30 years ago my parents bought me a state of the art sleeping bag. It was light, toasty warm and roomy. I thought they were just giving me some camping gear but some simple things have a way of becoming important parts of our lives.
That bag was with me during some of the best moments of my adolescence. Wrapped in that bag I sat on top of Tiger Mountain, both in summer and winter, watching the sunset with friends. As it became dark around us we’d idly watch the traffic lights change in Issaquah while we talked long into the night about girls, our futures and what was the meaning of life. We’d go on long hikes to wild ocean beaches and in our tents, listening to the eternal surf, my friends and I would carry on about similar themes. We’d hike into the Cascades and feel like pioneers with only the basics and talk to comfort us.
Those conversations were and are important to me. They were uninhibited in the way that only young people can talk without cringing. Cocooned by my bag I explored my world in the safety of friendship with people who wouldn’t laugh at my ideas as stupid or talk over me because my voice wasn’t important. I do have to admit that once in the midst of a deep conversation, one of my companions was pouring out his heart about some stumbling relationship and when he finally finished he found that the rest of us had fallen asleep.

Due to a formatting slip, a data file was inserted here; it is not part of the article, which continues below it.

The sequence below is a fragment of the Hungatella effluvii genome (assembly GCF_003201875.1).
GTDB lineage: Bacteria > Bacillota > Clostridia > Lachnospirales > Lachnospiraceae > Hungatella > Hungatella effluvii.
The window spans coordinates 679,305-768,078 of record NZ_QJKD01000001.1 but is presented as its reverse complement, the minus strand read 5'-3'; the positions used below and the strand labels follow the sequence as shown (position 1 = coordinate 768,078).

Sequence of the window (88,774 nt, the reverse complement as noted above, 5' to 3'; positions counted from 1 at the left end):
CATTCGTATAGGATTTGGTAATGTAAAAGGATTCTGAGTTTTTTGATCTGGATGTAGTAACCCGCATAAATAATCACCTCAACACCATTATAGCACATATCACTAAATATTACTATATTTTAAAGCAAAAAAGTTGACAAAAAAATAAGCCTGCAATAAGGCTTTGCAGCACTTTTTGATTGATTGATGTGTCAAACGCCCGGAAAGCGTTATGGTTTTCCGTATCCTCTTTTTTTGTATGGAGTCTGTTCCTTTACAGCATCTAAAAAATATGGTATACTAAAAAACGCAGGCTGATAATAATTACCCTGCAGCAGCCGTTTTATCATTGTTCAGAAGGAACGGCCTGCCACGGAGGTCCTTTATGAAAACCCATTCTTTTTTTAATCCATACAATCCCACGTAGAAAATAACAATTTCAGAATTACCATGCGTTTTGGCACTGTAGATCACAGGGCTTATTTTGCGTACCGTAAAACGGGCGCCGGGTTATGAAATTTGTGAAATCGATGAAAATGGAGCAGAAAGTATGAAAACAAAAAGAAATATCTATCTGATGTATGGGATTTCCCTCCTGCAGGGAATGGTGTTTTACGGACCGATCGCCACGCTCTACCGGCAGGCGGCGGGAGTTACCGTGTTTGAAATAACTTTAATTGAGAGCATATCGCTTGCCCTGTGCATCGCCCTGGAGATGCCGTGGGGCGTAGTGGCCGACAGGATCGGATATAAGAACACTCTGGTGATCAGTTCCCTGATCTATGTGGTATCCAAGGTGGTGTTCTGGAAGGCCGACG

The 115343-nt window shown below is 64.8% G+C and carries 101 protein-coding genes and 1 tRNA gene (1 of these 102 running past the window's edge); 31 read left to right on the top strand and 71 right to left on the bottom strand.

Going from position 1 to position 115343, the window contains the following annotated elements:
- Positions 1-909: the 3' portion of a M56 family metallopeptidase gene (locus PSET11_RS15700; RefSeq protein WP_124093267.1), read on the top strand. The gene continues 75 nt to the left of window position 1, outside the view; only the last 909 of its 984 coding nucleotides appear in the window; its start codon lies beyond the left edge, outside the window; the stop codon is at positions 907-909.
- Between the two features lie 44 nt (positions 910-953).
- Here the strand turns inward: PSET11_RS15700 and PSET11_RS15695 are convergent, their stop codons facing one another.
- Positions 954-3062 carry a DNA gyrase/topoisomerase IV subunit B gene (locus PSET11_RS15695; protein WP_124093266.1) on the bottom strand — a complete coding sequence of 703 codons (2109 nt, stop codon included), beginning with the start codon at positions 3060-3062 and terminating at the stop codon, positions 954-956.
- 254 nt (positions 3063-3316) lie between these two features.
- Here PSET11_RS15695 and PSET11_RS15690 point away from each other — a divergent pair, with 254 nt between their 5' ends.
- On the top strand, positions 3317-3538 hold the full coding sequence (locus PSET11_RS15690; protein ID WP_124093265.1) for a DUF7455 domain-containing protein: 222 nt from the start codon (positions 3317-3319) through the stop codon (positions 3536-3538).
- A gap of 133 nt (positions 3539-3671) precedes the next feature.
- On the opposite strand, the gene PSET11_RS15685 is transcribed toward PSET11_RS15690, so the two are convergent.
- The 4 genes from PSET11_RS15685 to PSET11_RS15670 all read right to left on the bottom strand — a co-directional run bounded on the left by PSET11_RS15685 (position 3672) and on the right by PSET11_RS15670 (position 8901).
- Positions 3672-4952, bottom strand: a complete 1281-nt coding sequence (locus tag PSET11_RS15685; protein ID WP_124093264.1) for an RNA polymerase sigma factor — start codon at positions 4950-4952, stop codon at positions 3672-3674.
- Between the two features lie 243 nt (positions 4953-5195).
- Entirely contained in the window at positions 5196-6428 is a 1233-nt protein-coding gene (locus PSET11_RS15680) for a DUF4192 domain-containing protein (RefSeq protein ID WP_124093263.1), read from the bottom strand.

I look back and realise that at some point our words became our last conversation before we went out into the brave big world and went our separate ways. Of course that’s not recognised that until later, when we’ve become adults.
The great thing about well made memories is that while I may think of them here in a little northern English town, thousands of miles away someone else may be thinking about them too.
That bag is still with me. I tried to get rid of it a couple of years ago, lured by the siren call of sexy new streamlined bags. I gave my old bag to my oldest son and settled into my new bag for the first night of a camping trip. One of the worst sleeps of my life. The next day I gave my kid the new bag and got my old one back. Lovely, warm, roomy. Old school. The added bonus is that when I climb into that bag everything comes flooding back.
30 years and the bag has kept its value in my life. A lot of marriages don’t last 30 years. It’s unlikely you or I will keep a job with the same company for 30 years like our dads did. Economic booms don’t last 30 years. Most friendships don’t. Your modern car won’t nor will most of the junk we fill our houses with.
My sleeping bag is a reminder that some things last and add value to our lives. The least we can do is recognise them, celebrate them and cherish them.